What it means is that, compared to other model ranges (which are most commonly "heroic 28mm," or more accurately 32mm) the LotR models look a bit.... strange. They lack all the bling a definition that you get with other figures. Personally, I quite like the simple look and feel of the models- they are like artist renderings. When you look at them, they help create the picture of what they represent, rather than trying to be an exact copy in miniature (which usually confuses the eye and makes models look cluttered.)
Best way to find out if you like GW figures- check them out here. Want alternatives? Look at these.
Pro's- Complete range, Inexpensive
Con's- True 28mm, Love or Hate
You've got all the bits you need, and 2 armies, and an opponent. There are who-knows how many scenarios to play, both in the book and online. The important bit to get your head around is the interaction between Heroes and Goons. Now there are a few great elements to LotR:
- Player initiative is random each turn. So you can't set up the ultimate game-ending move with any kind of reliability- there's always a 50/50 chance you'll lose out.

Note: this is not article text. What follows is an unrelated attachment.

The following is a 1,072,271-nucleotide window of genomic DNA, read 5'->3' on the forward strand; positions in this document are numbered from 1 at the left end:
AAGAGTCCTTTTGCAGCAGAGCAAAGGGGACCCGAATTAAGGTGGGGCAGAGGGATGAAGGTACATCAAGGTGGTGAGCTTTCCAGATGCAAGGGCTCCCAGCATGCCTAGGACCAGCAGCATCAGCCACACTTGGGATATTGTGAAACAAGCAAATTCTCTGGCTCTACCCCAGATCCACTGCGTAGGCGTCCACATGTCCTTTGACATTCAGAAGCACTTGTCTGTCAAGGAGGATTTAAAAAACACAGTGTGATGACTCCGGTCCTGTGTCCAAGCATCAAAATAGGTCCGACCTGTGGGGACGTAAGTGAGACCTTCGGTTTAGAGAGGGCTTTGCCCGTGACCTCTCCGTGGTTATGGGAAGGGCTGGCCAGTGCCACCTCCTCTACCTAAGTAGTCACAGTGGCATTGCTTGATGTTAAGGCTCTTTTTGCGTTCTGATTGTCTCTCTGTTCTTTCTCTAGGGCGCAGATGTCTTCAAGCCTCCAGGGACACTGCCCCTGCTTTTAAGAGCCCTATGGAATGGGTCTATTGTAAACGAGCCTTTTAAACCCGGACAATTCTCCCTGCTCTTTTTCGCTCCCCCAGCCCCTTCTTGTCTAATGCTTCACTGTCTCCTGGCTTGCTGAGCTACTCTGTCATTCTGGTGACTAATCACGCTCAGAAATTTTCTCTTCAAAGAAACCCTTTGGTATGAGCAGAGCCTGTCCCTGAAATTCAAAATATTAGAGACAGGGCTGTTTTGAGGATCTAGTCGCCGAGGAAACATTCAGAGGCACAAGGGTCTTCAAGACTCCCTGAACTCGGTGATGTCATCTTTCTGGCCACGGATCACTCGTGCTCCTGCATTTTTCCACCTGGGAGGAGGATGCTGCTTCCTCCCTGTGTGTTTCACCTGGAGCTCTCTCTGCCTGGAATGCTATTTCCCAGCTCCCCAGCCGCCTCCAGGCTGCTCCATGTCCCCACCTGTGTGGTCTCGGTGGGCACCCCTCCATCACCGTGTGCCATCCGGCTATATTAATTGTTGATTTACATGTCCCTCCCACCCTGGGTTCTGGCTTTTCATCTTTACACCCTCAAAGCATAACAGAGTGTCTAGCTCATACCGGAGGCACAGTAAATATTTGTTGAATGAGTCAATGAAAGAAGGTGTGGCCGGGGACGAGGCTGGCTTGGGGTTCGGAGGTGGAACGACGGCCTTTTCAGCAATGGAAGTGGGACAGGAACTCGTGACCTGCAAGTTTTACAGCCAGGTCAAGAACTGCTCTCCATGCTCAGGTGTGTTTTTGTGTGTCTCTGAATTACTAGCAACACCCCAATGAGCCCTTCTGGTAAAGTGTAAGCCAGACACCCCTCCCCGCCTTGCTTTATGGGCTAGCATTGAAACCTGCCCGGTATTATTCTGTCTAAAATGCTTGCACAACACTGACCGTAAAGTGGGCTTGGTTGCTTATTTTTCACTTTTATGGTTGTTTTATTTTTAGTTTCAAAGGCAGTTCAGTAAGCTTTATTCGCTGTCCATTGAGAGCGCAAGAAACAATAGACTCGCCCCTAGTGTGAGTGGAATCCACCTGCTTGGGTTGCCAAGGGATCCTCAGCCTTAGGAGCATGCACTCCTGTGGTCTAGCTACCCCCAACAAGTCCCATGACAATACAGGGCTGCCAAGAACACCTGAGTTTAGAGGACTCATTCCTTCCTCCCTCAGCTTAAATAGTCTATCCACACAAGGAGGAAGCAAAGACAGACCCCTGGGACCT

- Heroes are immensely powerful, but will fall if they are not well supported- there are very, very few "Deathstars" in LotR
- All models are individual- everyone acts by themselves, there are no fixed units, so you can peel a few guys off to hold up an enemy flank, support the rear etc. This makes for fluid gameplay, and the need to think about strategy during the game rather than just before it.
Once you get the hang of the rules (which should take about 2 games) then you can start to get to grips with the gameplay- and I think that's where LotR really shines!
Pro's- Encourages strategy, tactics and good use of the force available to you.
Con's- Umm.... well, you need a table, I guess that might be difficult? :)
By this point, you are either convinced by LotR or you're not. It is worth mentioning that a few things became apparent to me over time:
- The use of Legions of Middle Earth is a huge benefit.It gives you a template for army lists, bow limit and a balanced playing field for non-themed games. Added benefit- there's even more scenarios in this book!
- LotR runs best when Good factions fight Evil. There is nothing stopping you, running Good vs Good, or Evil vs Evil, but every now and again game-balance issues can crop up.
- Don't play games bigger than 700 points, unless you've put a lot of thought into it. Rolling for combat with 100 models takes forever!